In the street there were flags of the Donetsk People's Republic, the pro-Kremlin enclave in the Ukraine, including the ones waved by two well-known French pro-Putin militants, Fabrice Sorlin and Xavier Moreau. Sorlin is part of the pro-Russian think tank Katehon, which is in contact with Alexander Dugin, the philosopher loved by Putin. Dugin tweeted, in French: "Je suis le gilet jaune." It is a phrase that is taking on serious, if not entirely comprehensible, meaning in any language.

Keep up with the world. Break out of the bubble.
Sign up to our expressly international daily newsletter!

In Argentina, A Visit To World's Highest Solar Energy Park

With loans and solar panels from China, the massive solar park has been opened a year and is already powering the surrounding areas. Now the Chinese supplier is pushing for an expansion.

960,000 solar panels have been installed at the Cauchari park

Silvia Naishtat

CAUCHARI — Driving across the border with Chile into the northwest Argentine department of Susques, you may spot what looks like a black mass in the distance. Arriving at a 4,000-meter altitude in the municipality of Cauchari, what comes into view instead is an assembly of 960,000 solar panels. It is the world's highest photovoltaic (PV) park, which is also the second biggest solar energy facility in Latin America, after Mexico's Aguascalientes plant.

Spread over 800 hectares in an arid landscape, the Cauchari park has been operating for a year, and has so far turned sunshine into 315 megawatts of electricity, enough to power the local provincial capital of Jujuy through the national grid.

It has also generated some $50 million for the province, which Governor Gerardo Morales has allocated to building 239 schools.

Abundant sunshine, low temperatures

The physicist Martín Albornoz says Cauchari, which means "link to the sun," is exposed to the best solar radiation anywhere. The area has 260 days of sunshine, with no smog and relatively low temperatures, which helps keep the panels in optimal conditions.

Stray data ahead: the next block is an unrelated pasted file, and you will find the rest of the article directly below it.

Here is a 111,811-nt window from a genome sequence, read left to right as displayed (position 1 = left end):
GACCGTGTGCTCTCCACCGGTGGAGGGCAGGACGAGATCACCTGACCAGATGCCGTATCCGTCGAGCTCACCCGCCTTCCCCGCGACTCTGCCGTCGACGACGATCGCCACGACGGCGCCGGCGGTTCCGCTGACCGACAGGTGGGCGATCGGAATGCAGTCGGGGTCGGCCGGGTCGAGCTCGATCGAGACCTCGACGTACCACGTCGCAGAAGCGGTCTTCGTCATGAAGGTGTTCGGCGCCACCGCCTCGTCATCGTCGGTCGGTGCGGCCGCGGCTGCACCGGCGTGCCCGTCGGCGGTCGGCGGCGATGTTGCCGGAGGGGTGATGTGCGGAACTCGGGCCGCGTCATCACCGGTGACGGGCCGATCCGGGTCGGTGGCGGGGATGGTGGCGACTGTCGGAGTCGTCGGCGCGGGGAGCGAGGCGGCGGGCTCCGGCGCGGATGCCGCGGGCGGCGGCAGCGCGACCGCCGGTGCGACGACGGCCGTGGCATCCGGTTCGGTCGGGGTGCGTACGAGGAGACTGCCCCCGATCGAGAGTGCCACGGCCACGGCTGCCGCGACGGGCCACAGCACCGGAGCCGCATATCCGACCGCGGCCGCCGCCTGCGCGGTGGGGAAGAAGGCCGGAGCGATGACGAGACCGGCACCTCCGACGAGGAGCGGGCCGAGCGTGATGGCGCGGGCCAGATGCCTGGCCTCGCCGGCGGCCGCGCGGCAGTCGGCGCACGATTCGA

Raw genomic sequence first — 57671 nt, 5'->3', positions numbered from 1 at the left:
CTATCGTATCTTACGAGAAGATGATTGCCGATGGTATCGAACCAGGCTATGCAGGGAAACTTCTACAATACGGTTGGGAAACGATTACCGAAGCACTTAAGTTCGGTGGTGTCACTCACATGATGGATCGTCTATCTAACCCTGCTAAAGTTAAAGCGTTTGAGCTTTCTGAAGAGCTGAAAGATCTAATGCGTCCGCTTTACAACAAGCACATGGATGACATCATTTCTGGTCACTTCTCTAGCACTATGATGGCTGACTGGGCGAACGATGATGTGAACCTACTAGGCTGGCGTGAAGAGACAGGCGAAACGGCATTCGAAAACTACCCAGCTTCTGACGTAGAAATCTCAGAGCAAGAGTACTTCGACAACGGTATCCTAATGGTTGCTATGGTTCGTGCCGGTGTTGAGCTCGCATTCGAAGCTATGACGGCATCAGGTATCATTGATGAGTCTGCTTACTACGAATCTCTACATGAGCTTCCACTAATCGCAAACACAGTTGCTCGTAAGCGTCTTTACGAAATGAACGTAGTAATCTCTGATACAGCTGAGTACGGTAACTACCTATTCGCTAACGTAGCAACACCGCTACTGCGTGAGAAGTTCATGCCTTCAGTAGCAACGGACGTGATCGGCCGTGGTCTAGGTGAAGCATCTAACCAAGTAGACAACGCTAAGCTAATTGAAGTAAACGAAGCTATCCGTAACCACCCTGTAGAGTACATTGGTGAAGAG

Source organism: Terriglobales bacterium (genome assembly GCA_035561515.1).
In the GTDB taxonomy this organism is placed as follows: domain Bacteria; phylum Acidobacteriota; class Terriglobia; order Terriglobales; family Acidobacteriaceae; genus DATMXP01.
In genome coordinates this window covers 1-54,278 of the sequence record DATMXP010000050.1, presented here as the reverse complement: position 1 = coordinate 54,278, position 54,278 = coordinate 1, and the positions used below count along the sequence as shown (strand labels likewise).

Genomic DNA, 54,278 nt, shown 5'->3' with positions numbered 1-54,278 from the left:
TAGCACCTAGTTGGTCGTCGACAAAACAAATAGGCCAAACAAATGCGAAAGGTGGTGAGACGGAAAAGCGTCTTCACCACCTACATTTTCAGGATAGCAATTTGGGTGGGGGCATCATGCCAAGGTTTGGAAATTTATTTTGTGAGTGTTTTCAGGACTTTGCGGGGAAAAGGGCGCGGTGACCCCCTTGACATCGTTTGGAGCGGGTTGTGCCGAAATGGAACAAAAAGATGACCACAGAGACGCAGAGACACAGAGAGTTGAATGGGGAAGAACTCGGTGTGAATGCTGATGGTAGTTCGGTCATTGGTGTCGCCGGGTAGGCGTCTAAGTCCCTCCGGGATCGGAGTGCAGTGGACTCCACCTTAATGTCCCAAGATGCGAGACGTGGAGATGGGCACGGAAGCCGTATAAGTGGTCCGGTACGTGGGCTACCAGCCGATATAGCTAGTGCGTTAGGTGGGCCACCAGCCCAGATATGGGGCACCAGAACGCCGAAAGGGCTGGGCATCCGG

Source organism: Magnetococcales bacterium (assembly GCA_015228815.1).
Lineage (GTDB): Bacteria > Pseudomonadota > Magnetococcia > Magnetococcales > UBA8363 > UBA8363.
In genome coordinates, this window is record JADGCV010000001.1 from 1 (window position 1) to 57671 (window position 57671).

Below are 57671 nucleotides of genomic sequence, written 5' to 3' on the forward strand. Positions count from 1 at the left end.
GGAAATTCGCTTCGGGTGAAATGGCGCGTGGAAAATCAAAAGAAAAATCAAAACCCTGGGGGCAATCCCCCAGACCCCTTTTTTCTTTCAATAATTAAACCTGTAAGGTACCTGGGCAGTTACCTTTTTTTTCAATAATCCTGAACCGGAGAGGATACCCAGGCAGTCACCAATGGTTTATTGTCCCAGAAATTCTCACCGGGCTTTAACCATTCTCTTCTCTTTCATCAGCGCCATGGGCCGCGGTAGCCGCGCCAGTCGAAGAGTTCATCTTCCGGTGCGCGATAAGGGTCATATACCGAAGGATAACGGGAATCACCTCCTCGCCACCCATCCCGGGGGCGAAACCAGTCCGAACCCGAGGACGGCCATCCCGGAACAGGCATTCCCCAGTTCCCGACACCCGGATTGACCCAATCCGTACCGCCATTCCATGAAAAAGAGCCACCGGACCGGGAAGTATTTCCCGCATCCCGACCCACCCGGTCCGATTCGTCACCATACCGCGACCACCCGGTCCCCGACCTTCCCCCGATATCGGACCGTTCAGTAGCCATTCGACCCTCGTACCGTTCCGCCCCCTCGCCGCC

Its construction began with a loan of more than $331 million from China's Eximbank, which allowed the purchase of panels made in Shanghai. They arrived in Buenos Aires in 2,500 containers and were later trucked a considerable distance to the site in Cauchari . This was a titanic project that required 1,200 builders and 10-ton cranes, but will save some 780,000 tons of CO2 emissions a year.

It is now run by 60 technicians. Its panels, with a 25-year guarantee, follow the sun's path and are cleaned twice a year. The plant is expected to have a service life of 40 years. Its choice of location was based on power lines traced in the 1990s to export power to Chile, now fed by the park.

Chinese engineers working in an office at the Cauchari park


Chinese want to expand

The plant belongs to the public-sector firm Jemse (Jujuy Energía y Minería), created in 2011 by the province's then governor Eduardo Fellner. Jemse's president, Felipe Albornoz, says that once Chinese credits are repaid in 20 years, Cauchari will earn the province $600 million.

The Argentine Energy ministry must now decide on the park's proposed expansion. The Chinese would pay in $200 million, which will help install 400,000 additional panels and generate enough power for the entire province of Jujuy.

The park's CEO, Guillermo Hoerth, observes that state policies are key to turning Jujuy into a green province. "We must change the production model. The world is rapidly cutting fossil fuel emissions. This is a great opportunity," Hoerth says.

The province's energy chief, Mario Pizarro, says in turn that Susques and three other provincial districts are already self-sufficient with clean energy, and three other districts would soon follow.

Keep up with the world. Break out of the bubble.
Sign up to our expressly international daily newsletter!